Meeting the artists and hearing their stories, understand a little more about what inspires them and how they create their work is fascinating and adds real value to the trail. It helps make it a personal experience, adds to the interaction. I particularly enjoyed listening to Mark Smallery talking about pottery, Jo Spencer telling us how people bring her broken pots, Rebecca Clitheroe describing how she researches her artworks and Susannah Thompson introducing me to her next projects. I loved hearing about the creative process involved with Sarah Brindley and the More Care Design Collective and the Animal Alter Egos in Suits portraits – both the painted suits and the printed graphics were fantastic. A little further out from the centre of Buxton you'll find Jo Harratt, who is a fibre artist, and creates the most beautiful - and cutest - pieces and scenes of wee critters using vintage material and props. With a very different look and feel Christopher Hield makes props and armour - think steampunk and fantasy cos-play - and talks most passionately about his work and the process involved - who knew that mustard was so versatile?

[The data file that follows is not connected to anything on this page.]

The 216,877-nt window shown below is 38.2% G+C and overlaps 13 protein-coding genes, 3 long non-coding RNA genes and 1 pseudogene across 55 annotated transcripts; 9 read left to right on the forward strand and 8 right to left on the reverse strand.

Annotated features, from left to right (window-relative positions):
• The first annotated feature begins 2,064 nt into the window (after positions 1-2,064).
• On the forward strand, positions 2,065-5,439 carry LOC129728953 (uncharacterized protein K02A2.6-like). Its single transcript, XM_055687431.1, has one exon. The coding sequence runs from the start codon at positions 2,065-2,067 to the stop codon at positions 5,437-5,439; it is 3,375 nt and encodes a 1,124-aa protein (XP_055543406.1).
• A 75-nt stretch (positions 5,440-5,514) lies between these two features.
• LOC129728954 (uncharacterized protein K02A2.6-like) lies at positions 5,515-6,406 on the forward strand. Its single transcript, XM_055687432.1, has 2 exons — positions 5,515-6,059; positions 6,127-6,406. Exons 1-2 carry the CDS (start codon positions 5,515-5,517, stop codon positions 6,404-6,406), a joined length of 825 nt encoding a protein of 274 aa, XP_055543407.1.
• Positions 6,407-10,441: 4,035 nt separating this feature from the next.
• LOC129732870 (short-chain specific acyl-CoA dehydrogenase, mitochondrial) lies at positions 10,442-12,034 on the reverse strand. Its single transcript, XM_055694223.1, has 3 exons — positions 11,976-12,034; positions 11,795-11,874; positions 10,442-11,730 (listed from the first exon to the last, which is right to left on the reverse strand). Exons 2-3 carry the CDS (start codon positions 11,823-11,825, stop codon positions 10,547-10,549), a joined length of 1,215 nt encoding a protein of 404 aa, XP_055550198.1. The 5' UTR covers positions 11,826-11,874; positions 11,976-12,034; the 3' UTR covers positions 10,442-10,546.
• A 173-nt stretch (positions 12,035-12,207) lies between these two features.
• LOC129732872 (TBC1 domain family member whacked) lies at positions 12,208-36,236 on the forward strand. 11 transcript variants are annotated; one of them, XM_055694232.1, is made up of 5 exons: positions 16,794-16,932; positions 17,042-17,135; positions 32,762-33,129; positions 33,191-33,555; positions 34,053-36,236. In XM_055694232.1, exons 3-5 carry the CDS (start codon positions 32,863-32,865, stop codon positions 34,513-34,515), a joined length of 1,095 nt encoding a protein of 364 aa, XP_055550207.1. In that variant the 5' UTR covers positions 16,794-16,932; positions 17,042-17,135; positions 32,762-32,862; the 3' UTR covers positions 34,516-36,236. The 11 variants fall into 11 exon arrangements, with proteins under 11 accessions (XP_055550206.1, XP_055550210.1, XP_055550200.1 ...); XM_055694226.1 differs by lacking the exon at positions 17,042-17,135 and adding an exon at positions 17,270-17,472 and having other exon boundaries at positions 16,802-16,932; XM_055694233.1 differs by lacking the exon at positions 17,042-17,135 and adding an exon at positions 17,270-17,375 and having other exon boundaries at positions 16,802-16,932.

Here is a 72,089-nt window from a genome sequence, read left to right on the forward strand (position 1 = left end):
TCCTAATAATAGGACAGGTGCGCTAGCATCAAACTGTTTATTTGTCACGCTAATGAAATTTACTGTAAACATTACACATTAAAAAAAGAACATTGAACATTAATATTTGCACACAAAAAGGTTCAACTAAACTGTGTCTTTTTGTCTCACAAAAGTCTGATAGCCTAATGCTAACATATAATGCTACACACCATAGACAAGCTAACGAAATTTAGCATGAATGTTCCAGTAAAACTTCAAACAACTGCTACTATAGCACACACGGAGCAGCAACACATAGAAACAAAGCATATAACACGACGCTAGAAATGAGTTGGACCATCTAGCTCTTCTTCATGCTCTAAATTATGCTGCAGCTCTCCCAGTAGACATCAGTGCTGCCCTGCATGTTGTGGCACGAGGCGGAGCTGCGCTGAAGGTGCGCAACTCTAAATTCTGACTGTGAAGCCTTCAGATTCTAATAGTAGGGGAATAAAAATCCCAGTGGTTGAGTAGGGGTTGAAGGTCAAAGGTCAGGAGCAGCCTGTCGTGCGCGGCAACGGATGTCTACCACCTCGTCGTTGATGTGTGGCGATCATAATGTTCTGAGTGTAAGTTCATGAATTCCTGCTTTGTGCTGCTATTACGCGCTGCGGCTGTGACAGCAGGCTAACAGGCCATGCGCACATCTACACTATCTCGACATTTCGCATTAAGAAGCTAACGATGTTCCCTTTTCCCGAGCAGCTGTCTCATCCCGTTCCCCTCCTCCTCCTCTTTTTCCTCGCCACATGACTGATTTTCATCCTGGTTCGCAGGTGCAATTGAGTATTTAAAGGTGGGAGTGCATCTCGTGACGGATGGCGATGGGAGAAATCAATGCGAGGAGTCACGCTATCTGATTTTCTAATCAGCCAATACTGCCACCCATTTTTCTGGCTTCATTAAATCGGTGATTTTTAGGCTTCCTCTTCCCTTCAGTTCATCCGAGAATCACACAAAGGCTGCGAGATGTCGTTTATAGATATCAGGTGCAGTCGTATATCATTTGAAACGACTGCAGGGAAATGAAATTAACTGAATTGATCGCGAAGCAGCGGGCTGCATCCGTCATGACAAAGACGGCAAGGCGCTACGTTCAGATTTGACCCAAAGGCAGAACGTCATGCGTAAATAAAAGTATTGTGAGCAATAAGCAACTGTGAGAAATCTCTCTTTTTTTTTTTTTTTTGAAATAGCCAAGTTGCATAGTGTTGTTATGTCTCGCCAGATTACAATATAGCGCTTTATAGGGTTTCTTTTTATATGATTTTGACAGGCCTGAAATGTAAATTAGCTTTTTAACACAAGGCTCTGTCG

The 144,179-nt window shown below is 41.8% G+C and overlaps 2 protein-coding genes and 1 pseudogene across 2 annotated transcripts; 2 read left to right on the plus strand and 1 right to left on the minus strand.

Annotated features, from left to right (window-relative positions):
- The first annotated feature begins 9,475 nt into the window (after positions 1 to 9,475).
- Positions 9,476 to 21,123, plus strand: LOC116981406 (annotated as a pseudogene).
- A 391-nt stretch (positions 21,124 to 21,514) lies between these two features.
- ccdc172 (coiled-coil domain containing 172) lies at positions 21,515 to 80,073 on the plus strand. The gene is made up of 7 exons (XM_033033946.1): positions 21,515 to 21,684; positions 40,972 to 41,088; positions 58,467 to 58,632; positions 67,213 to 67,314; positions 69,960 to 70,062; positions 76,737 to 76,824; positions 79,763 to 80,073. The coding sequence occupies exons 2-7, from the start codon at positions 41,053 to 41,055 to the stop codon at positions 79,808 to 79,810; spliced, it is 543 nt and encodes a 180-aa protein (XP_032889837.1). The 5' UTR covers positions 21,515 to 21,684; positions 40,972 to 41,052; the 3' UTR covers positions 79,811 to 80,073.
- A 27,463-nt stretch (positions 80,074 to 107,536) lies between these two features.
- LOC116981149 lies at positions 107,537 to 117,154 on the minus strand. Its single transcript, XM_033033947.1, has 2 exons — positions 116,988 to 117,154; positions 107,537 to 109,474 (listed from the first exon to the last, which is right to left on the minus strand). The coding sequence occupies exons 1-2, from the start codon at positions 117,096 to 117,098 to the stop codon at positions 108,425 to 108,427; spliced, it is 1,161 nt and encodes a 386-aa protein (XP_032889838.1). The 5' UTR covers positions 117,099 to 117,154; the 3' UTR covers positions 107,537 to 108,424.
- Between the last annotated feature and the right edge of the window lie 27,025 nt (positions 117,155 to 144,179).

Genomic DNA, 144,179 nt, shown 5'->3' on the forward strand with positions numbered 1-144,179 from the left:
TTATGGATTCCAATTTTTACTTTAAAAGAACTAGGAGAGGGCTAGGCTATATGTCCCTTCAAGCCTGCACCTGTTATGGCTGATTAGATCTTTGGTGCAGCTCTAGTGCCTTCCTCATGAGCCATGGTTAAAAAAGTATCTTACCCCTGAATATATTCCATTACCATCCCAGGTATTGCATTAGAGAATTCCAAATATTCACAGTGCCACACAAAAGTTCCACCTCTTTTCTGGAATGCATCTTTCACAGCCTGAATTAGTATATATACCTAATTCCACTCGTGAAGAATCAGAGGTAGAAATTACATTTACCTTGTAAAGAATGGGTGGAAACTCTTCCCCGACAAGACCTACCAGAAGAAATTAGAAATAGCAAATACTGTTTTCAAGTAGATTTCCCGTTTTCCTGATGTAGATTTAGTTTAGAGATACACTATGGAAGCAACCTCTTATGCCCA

Congratulations to Linda Rolland and the BAT team for generating a well organised, varied, friendly trail, which really does showcase a spectrum of talent and creativity.

The trail runs for two days – so I’m off to brave the threatening rain on Sunday and visit a few more venues. Perhaps I’ll see you there!

Maria Carnegie


During the lockdown of 2020, many of us got into the habit of taking walks around Buxton. In the two years since then, it’s begun to feel like we’ve explored every corner of the town. So it’s great to have an excuse to discover it anew, following this charming trail showcasing the originality of the town.

The Buxton Flowerpot Trail was established by Funny Wonders in 2014 and has since gone from strength to strength. They encourage households, businesses and institutions around the town to build their own flowerpot characters and display them outside their houses or premises.